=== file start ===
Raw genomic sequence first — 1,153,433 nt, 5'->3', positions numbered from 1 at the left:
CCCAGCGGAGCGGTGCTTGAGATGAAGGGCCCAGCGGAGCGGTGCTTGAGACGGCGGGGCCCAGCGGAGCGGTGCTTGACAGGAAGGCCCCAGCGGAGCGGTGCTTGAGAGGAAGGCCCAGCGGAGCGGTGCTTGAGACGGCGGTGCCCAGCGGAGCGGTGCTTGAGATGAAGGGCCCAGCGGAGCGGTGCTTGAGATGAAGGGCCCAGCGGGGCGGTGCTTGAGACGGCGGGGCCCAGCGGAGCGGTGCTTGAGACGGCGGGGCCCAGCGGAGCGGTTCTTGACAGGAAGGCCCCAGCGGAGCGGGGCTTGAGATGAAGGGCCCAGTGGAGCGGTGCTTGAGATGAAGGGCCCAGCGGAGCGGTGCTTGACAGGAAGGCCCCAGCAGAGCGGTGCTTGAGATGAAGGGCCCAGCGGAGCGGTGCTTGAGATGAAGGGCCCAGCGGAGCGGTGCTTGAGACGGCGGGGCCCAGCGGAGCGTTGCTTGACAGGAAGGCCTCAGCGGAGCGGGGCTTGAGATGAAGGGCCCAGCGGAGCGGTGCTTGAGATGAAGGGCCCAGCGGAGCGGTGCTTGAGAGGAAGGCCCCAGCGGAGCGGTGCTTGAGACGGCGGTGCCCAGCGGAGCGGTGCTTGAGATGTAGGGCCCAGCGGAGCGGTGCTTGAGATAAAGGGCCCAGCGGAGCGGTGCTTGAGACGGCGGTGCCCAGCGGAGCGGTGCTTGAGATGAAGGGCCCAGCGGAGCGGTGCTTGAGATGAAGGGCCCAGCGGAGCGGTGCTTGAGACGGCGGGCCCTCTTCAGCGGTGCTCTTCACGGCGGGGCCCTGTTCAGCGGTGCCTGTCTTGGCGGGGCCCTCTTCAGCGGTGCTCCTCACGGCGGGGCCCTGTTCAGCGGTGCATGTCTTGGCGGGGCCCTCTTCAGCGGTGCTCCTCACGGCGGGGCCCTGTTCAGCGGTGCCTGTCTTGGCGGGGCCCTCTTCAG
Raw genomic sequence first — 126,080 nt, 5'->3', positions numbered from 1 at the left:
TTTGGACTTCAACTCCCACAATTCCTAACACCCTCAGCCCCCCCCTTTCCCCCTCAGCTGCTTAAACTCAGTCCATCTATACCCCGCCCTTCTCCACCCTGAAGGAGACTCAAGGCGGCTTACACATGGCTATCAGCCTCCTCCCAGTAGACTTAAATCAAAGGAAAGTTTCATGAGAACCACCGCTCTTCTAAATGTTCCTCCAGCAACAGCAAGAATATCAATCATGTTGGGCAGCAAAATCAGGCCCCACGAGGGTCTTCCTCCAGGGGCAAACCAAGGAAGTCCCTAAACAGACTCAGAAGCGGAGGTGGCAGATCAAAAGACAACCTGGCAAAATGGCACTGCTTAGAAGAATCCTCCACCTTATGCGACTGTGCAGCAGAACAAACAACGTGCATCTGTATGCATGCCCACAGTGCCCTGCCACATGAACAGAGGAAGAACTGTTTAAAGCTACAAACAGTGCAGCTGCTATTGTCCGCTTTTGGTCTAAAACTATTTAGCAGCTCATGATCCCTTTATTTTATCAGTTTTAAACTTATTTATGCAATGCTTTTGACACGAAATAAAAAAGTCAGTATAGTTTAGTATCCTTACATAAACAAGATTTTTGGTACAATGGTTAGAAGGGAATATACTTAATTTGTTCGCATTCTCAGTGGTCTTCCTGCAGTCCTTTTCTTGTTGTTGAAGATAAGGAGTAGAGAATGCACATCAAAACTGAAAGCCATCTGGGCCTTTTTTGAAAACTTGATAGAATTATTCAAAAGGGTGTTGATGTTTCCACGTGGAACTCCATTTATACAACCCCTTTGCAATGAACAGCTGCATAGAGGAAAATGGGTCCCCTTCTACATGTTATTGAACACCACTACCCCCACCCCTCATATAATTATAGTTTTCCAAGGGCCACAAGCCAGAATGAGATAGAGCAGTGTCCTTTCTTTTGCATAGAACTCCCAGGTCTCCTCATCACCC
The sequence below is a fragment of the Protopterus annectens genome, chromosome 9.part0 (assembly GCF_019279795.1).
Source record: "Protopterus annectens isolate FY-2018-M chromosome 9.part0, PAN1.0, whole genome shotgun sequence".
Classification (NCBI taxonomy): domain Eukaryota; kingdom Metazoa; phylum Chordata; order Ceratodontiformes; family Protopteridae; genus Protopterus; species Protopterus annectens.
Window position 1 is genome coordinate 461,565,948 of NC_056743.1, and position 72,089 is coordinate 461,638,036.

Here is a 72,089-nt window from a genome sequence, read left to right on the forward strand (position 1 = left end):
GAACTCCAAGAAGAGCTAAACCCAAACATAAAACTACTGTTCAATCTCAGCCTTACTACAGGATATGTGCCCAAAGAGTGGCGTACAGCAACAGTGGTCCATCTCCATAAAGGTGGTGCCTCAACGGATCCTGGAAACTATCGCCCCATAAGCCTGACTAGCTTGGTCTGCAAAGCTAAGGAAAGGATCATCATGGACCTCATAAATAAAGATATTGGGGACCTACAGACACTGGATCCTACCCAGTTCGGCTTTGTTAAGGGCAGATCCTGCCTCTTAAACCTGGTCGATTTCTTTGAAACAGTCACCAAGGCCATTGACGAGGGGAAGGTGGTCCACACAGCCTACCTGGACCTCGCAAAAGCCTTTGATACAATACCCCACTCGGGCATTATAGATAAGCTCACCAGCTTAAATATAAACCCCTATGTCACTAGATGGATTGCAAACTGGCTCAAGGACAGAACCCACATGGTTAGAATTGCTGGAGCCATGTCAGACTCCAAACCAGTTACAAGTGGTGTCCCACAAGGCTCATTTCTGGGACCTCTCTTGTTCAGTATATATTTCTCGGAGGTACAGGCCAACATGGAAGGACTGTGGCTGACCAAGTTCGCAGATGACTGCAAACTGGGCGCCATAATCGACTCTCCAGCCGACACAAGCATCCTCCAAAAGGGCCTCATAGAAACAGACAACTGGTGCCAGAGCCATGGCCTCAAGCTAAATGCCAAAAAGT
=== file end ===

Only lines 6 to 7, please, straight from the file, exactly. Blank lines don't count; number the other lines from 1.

Source record: "Protopterus annectens isolate FY-2018-M chromosome 9.part0, PAN1.0, whole genome shotgun sequence".
Classification (NCBI taxonomy): domain Eukaryota; kingdom Metazoa; phylum Chordata; order Ceratodontiformes; family Protopteridae; genus Protopterus; species Protopterus annectens.